Alaska, the Final Frontier
Dawson City is a living museum with personality: a small town of dirt streets, clean boardwalks, and tilting buildings. Linda and I were totally taken aback by its rowdy gold mining days, its literary heroes, its days of riverboat steamers and railroad stokers.
The community began hundreds of years ago as a First Nations fishing village on the Yukon River deep in the heart of the Great White North. The word Tr’ondek, used by these people to describe driving stakes in the water to catch salmon, evolved into the name of the region, Klondike. Four explorers discovered rich gold deposits on nearby Rabbit Creek in 1896, and within a few years the tranquil fishing hole was overrun by 100,000 stampeders on the way to the gold fields. By 1900, the newly–named Dawson with a year-round population of 30,000 became the largest city north of Seattle.
For a decade, Dawson was wild and wooly, full of prostitutes, gamblers, gun slingers, and sourdoughs. It was dangerous and exciting, a place to make or lose a fortune in one long winter’s night. Muddy tents, ramshackled cabins, elaborate hotels, seedy brothels, gambling halls, steepled churches, and metal–sided homes went up overnight. A Europeanstyle theater and dance hall, The Palace Grand, opened to serve the newly rich and cultured.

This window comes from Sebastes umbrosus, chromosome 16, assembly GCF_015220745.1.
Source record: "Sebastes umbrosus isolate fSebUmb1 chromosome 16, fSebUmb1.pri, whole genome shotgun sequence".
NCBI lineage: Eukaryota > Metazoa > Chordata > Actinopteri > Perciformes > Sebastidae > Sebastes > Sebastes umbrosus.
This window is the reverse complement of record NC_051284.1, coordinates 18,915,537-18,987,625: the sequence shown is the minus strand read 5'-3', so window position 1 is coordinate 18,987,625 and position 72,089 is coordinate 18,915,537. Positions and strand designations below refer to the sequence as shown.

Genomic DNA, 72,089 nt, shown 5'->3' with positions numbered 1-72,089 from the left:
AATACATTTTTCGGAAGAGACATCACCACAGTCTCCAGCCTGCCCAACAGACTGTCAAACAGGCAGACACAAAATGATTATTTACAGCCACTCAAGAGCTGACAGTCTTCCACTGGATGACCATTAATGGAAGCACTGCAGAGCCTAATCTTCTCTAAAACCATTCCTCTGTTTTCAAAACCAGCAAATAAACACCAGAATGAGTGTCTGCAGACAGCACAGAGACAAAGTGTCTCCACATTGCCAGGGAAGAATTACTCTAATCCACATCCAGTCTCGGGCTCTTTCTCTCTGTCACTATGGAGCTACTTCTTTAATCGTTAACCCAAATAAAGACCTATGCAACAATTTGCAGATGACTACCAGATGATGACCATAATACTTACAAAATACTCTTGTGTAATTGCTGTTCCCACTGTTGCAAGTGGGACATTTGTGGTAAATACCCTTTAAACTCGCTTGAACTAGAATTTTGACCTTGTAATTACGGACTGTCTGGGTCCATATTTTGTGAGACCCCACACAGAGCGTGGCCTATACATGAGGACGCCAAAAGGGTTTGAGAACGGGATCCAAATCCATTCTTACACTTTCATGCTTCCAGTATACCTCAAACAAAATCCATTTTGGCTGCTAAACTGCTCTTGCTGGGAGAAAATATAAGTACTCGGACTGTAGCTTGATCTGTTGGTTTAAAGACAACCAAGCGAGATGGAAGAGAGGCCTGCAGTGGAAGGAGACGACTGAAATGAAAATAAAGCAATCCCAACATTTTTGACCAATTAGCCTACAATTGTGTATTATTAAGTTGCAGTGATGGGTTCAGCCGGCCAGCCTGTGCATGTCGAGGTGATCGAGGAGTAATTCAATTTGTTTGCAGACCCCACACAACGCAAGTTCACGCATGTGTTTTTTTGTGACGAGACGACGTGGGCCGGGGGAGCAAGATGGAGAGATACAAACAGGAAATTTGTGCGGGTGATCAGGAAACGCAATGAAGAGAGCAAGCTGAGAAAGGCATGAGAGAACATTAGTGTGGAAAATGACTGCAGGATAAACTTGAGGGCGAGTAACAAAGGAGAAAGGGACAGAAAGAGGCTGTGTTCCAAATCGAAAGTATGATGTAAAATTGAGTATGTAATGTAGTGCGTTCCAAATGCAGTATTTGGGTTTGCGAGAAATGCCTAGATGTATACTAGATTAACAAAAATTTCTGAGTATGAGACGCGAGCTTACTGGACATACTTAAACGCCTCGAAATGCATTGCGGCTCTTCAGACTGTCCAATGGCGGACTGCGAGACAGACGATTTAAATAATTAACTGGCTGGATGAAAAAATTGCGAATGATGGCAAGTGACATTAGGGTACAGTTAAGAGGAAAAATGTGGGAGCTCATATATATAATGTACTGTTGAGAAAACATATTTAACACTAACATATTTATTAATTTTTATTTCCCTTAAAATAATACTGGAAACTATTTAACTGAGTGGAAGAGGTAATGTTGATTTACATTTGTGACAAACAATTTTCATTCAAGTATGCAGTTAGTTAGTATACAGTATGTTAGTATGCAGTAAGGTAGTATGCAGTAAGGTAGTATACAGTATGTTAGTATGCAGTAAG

The Native Americans, unable to cope with the chaos and led by Chief Isaac, moved their village three miles downriver to a high bluff they named Moosehide.
A typhoid epidemic, a disastrous fire, and the discovery of gold and silver further down the Yukon River led to the evacuation of Dawson City. By 1905, only 5,000 hardy folks remained. The Klondike Gold Rush was over.
Linda and I witnessed history as we walked around the 4X8–block town. We ducked in Sourdough Joe’s for dinner and discussed our discovery over fried salmon and chips. We cried in mugs of Yukon Gold beer as we tried to absorb the living history of this glamorous place once known as the Paris of the North.